What macronutrient serves as the major source of fuel for the body?
How many carbs are needed per day to survive?
How are carbs found in our diet?
As sugars, starches, fiber
Which of the following is the product of trans-deaminiatio reactions
d. Carbonic acid
Which of the following terms is the total of all the breakdown processes in the
Amino acids that must be consumed in the di
What is the stimulant for CCK release in the stomach?
Fat or protein-rich chyme in the duodenum
What is the effect of CCK in the stomach?
Decreases gastric emptying
What is the stimulant for GIP release in the stomach?
Fatty acids, amino acids & some carb
What is pancreatitis?
Inflammation of the pancreas
What produces bicarbonate?
What is the function of the cell plasma membrane?
Provides protection, while still allowing sufficient exposure to environment for
nourishment and waste removal.
What is hydrogen bonding responsible for?
-Holding DNA strands together.
-Taste receptors and signal transmission.
-Holding proteins together in peptide hormones & collagen.
Strongest intermolecular force that attracts ions to both dipoles of a molecule.
What is HCl's role in digestion?
-Release nutrients from organic complexes
-Helps maintain a pH of 2
What is the enzymes of the stomachs role in digestion?
Protein and lipid digestion
What is digested in the stomach?
What is cytochrome P's role in vitamin D?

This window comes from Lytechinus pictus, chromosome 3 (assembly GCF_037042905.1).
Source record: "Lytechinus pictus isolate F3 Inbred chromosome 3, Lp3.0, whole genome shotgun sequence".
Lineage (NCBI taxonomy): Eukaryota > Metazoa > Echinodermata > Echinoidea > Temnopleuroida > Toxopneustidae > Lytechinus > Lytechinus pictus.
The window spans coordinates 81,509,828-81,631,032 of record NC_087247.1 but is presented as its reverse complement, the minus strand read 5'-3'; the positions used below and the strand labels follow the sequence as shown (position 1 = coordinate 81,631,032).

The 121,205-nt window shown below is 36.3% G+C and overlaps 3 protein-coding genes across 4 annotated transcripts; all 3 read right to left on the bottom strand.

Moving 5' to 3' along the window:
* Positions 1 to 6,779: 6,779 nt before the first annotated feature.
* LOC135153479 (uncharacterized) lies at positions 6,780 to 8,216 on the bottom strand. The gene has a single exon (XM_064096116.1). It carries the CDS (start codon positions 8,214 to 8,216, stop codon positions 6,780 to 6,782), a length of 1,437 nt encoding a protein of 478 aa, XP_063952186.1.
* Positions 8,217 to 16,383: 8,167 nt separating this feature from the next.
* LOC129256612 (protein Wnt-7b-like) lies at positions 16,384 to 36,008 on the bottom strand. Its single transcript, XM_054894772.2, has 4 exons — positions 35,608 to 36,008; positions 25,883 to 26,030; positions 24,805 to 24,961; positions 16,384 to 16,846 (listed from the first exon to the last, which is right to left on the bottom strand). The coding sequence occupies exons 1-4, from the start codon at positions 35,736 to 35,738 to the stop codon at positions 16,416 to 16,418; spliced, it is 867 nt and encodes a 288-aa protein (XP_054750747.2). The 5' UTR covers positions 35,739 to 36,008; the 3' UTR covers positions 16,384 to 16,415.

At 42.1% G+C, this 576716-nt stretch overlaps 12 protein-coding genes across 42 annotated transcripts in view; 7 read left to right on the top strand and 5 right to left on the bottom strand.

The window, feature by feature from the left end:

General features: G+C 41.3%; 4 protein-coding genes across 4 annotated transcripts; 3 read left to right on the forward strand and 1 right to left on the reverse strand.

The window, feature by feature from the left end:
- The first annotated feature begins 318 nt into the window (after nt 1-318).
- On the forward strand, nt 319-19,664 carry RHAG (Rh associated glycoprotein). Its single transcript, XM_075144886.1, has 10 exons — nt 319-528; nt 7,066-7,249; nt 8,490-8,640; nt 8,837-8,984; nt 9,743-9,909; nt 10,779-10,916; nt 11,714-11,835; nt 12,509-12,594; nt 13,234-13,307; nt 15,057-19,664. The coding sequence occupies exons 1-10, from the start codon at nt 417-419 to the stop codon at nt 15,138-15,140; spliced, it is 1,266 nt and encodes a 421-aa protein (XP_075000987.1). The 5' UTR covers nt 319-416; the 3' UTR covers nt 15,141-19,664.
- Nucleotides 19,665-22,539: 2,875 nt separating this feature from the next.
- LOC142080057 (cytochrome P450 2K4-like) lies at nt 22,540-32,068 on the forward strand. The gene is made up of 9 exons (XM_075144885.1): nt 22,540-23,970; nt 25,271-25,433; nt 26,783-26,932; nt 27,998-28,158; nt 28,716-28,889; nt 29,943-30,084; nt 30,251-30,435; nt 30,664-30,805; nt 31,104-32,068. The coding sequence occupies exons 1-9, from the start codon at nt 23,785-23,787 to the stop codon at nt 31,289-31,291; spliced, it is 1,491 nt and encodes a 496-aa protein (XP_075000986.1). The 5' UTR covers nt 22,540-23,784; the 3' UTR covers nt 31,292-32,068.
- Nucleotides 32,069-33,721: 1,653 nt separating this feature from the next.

Activates Vitamin D- job is to hydroxylate.
What does cytochrome always contain?
What is the golgi complex responsible for?
Sorting newly synthesized proteins
What is the cis side of the golgi complex respons
What is digested in the mouth?
Carbs and Lipids
What is a bolus?
food and saliva
What is swallowing regulated by?
What relaxes during swallowing?
What shifts to cover the trachea during swallowing?
What is peris
What is alkalosis?
Accumulation of base or loss of acid.
What is a buffer?
Anything that can reversibly bind protons.
What is the major function of the hemoglobin buffer system?
Primary buffer against carbonic acid changes.
What is the major function of t
What is a monosaccharide?
The most basic units of carbohydrates. Made of 1 aldehyde and 1 ketone. They are the
simplest form of sugar and are usually colorless, water-soluble, crystalline solids.
Some monosaccharides have a sweet taste. Examples of monosa
What can pneumonia cause?
What can anxiety cause?
What can high altitude cause?
What can fever & sepsis cause?
What can drugs that stimulate respiration (catecholamine
What condition is required in the cell for pyruvate to be converted to acetyl CoA
How many CO2 molecules are released during one round of the Citric Acid
Which metabolic step is irreversible? What consequence does that have for
What increases efficiency of enzymatic digestion?
A) Increased Surface Area
B) Decreased Surface Area
C) Enzymatic Concentration
D) Denaturation of Enzymes
E) Enzyme Inhibition
What is NOT important for increasing surface area in digestion?
In the 2-compartment model for water in the body, water partitions into
Intracellular and extracellular
In the 3 compartment model for water in the body, the_ compartment
is further divided into interstitial and plasma compartments
IMF of ketones in a pure solution.
IMF of carboxylic acids in a pure solution.
LDF, dipole-dipole, H-bonding
IMF of esters in a pure solution.
IMF of ethers in a pure solution.
IMF of hydrocarbons i